I told a friend, 'I don’t know how you do it'. Regretted it immediately.

On a rare night out together, my friend of twenty years, a SAHM to four kids under eight, tells me about her afternoon of dealing with her three-year-old’s toileting accident on the kitchen floor; because shit happens (literally).

It’s a story so revolting that it will be repeated at the said kid’s 21st birthday party, but that’s nineteen years away, and right now, my friend is simply exhausted. I can tell she’s feeling it tonight, because I’m so perceptive and intuitive (but mostly because she’s already had three drinks).

As we order a second bottle, she quietly admits that being at home with four kids for most of the day, every week day, is “a lot of work”. Say what now?

Knowing how hard this dedicated and loving mum works to raise her kids and give them the best of herself, and having witnessed the levels of noise, mess, food prep, washing, and now kitchen poo that she’s adeptly been dealing with since the stork delivered baby no 4, “a lot of work” seems a massive understatement of the situation.

So I tell her, “You’re amazing. I don’t know how you do it.” And regret it immediately.

I want to convey support. I want to give her a genuine compliment, because she’s not giving herself enough credit. I want to tell her that she’s far better at handling four kids than I would be, and probably even dealing with motherhood in general. I want to say that her kids are so lucky to have such a loving and dedicated mum, and I’m just so impressed with her.

Instead, I say I don’t know how you do it, because I’m a douchebag who is thinking of herself, rather than what my friend needs to hear. I’ve got one kid who’s ten years old, so I don’t deal with fights and unconscionable amounts of laundry, and the schedules of multiple little people; and I suspect that, unlike my friend, I wouldn’t be great at it.

I mean, I love children, especially when they’re silently watching television in another room, but I don’t think I would do a great job of handling four. I’m 41 years old and I’m woman enough to admit my inability to give myself endlessly (or for more than ten minutes) to other people’s needs (because what about me?), would be a major problem.

"When I said, 'I don’t know how you do it', I might as well have said, 'I don’t know how you put up with all of that shit'.” (Image: Supplied/Getty)

Plus, I’m the kind of person who thinks “Can someone please turn off the children?” at birthday parties. You’d think that my senses would adjust easily to the sound of multiple kids because I grew up as one of four, but man, that was way back in the ‘80s.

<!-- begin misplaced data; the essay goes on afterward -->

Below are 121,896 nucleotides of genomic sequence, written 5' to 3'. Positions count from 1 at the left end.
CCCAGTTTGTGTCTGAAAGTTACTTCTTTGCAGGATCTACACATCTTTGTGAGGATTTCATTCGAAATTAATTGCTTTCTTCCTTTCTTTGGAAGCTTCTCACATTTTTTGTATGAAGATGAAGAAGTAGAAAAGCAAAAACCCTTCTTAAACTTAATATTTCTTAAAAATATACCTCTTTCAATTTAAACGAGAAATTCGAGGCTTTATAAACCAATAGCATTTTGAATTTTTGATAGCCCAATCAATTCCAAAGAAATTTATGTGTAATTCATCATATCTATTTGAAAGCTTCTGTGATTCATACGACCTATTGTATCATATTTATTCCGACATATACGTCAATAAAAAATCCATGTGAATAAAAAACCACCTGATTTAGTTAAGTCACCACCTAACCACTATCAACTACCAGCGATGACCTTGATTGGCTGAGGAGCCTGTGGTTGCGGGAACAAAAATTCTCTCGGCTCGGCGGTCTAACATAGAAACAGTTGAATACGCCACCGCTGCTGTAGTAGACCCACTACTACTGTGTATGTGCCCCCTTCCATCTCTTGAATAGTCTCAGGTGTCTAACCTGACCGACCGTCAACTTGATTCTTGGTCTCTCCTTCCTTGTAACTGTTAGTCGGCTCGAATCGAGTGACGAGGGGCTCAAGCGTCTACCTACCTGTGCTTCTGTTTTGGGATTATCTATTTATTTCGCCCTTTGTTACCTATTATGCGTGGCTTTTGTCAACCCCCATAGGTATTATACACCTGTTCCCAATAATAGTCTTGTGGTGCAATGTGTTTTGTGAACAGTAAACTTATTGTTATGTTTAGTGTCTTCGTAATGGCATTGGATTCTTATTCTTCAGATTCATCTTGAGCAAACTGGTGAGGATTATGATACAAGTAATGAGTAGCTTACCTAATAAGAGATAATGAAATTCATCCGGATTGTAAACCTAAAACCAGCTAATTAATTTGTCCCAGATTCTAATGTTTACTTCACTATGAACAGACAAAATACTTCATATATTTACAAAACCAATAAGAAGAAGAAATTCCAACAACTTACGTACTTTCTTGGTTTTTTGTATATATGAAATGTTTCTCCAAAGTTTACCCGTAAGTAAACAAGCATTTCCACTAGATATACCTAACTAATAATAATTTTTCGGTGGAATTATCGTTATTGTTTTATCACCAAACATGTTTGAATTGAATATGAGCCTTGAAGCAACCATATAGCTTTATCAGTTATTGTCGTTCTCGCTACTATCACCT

So, when I say, “I don’t know how you do it”, I might as well have said, “I don’t know how you put up with all of that shit”. I’ve made it clear that how she copes in this terrible, horrible situation (aka her normal-everyday-life-which-she-cherishes), is beyond me. That her life is so remote from mine, and such a struggle, I have no idea how she manages it. Maybe even that it’s a relief to me that I’m not in her position.

Because I don’t know how you do it implies all of those things, especially to an exhausted mum, even though that isn’t my intention at all.

When in fact, I do know how she does it; she just gets on with it like every other parent in the world. We all make sacrifices, fight constant fires and know it’s not always about us.

Now back to me.

I’m disappointed in myself. I know how that comment feels on the receiving end. It’s something that people regularly say to me about my own normal-everyday-life-which-I-cherish, of being a sole parent.

I usually respond with, “I know, I’m amazing”, because I realise their intention is to demonstrate support – to tell me I’m doing a good job in a challenging position. But it makes me feel as though I’m a bit of a freak. That my situation sets me apart from them. It makes me a little defensive, and I want to retort, “I don’t know how you cope with marriage.”

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So it’s just not a helpful, or necessary, statement to make. It sounds judgey, even when it’s not meant to be. And I know I shouldn’t have said it, because no one has to explain their life to another, or gain approval of their choices.

But it’s something that we do commonly say to each other, without realising its full impact. I’ve heard it said to women with night shift husbands, or a seriously ill child, or an additional needs child. I’ve heard it said to a woman who’d just been widowed and was raising three kids alone.

Most of the time, it ends the conversation. Where does the other person go from there, when you’ve made it clear that their alien life is something you can’t comprehend? There’s slim chance they will open-up any further, and feel you could possibly understand their challenges, or even their victories, without judgement.

So now, sitting in the bar next to my friend, knowing why she smells vaguely of bleach, I decide never to respond with those words again. The next time I want to tell someone that I think she’s doing a brilliant job in a situation I don’t have experience in, I’m going to try, “I know it must be hard, but girlfriend, you are smashing it.”